Do people’s faces light up when you come in to a room, or when you leave it?
Perhaps the bigger question is how many of us would actually notice, and be able to give an honest answer to the question.
Our own self-awareness of our impact upon others has a growing importance for those of us who are keen to develop our emotional intelligence as leaders.
The competence of leaders is clearly under the spotlight again, as the majority of organisations in the public sector strive for business transformation. Authentic leadership has a real part to play in achieving change.
Getting the right balance between national and local political priorities, and enabling the business to deliver high quality services to local people is complex.
Often, the culture within our complex hierarchical organisations can be a significant barrier to delivering the lasting changes needed.
The game plan has changed from managing corporate fiefdoms to working across networks of people, internal and external to the organisation. Many of the traditional rules of leadership that have worked in the past are becoming redundant. Some would argue that the role of a manager is to maintain the status quo, through planning, controlling, and maintaining consistency.
By contrast leaders who build effective relationships and alliances and are more likely to be judged on their ability to drive and effect change; and create an environment where everyone can deliver to their full potential. So, effective leadership requires increased self-awareness, the ability to lead and influence, and deliver results through lasting and beneficial change.
Too much time is spent away from the core business in strategy meetings dreaming up new ideas to make target. Benchmarking, looking out for best practice, and seminars to learn what others have done.
Replace this with a more common sense view that suggests if you study the organisation, and get real knowledge about what is happening around the patch, rather than relying upon performance reports, and project updates, leaders might actually be able to make a difference by helping colleagues at the front line to get the job done more effectively. Not by issuing new policies and procedures, but by spending time studying and understanding what gets in the way of getting the job done and what best meets customer demand.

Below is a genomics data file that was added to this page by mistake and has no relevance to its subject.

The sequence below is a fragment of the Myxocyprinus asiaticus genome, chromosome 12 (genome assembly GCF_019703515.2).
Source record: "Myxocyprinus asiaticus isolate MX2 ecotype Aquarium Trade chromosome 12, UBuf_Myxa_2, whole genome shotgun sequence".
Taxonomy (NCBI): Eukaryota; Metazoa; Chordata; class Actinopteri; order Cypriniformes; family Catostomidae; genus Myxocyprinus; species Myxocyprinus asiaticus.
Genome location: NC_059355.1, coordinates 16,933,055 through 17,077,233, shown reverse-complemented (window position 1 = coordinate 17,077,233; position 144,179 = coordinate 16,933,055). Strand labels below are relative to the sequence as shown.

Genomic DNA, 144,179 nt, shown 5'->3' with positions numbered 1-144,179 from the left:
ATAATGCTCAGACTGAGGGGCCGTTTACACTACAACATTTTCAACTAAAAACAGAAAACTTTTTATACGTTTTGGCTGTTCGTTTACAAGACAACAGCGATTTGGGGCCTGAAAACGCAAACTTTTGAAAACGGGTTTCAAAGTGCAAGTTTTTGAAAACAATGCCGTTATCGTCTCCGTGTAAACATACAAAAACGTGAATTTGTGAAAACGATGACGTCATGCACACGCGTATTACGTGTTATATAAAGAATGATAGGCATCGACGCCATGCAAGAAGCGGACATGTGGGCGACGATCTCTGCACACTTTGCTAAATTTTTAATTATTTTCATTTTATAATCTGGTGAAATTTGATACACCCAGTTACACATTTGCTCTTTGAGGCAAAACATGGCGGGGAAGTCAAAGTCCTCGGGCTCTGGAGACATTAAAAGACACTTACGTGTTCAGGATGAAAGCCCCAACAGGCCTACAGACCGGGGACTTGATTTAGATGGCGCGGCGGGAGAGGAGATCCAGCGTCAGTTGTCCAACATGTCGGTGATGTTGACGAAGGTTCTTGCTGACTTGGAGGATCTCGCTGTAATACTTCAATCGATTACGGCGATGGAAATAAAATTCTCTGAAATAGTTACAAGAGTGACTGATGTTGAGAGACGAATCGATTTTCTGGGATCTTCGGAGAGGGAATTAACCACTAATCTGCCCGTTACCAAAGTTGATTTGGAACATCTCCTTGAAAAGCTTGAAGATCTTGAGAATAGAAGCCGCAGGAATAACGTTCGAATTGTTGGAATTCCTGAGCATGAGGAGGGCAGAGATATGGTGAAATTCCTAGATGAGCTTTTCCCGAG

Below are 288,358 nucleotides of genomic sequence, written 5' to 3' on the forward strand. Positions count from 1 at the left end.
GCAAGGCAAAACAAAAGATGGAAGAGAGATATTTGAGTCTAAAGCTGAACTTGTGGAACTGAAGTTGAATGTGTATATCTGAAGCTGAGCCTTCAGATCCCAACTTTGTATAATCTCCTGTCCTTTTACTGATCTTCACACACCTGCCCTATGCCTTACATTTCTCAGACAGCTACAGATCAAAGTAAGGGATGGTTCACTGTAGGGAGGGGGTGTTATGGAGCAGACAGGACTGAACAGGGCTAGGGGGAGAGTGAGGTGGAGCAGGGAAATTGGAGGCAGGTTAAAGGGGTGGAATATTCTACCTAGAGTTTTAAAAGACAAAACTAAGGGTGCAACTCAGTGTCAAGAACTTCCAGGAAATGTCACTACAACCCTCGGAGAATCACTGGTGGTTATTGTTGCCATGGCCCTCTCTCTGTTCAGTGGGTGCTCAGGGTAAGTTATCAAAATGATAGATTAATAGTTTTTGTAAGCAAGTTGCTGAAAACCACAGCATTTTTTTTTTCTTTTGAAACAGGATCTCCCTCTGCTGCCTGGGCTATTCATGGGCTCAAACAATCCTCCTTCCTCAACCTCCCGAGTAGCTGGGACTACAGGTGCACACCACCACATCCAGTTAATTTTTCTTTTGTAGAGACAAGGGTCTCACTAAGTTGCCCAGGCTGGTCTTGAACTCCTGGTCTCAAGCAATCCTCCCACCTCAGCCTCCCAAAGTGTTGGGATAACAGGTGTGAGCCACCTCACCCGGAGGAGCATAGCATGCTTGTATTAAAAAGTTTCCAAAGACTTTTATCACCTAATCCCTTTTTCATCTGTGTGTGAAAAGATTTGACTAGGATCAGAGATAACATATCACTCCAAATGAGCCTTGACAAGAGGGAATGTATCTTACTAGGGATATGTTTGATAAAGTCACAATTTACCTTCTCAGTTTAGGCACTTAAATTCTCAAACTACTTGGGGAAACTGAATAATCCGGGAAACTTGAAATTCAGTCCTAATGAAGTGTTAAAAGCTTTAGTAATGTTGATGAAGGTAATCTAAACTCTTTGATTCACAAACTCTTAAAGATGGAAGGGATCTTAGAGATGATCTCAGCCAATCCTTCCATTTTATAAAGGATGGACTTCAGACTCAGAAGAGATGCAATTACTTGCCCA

Once you understand this, then you can really make a difference as a leader by removing barriers and blockages to effective performance.
However, you cannot to that from the comfort of your office. You have to be directly connected to the sharp end on a regular basis. This is not about a back to the floor event; it’s about systemically changing the notion of corporate leadership.
For some this will require a long hard look at their own leadership style and sphere of influence within the organisation; for others it may be more about creating capacity to make a more effective contribution.
So, returning to the question of leadership, next time you walk in to a room be more aware of the impact that you are having, and you will have started your journey towards improving your approach to leadership.
We help leaders to purposefully reflect upon their current challenges, and identify practical and pragmatic ways of getting balance back into the demands upon your life, and delivering positive results in life and work.
Our one to one support will help you to cut through to the nub of your personal challenges and help you to facilitate a way forward that will give you: –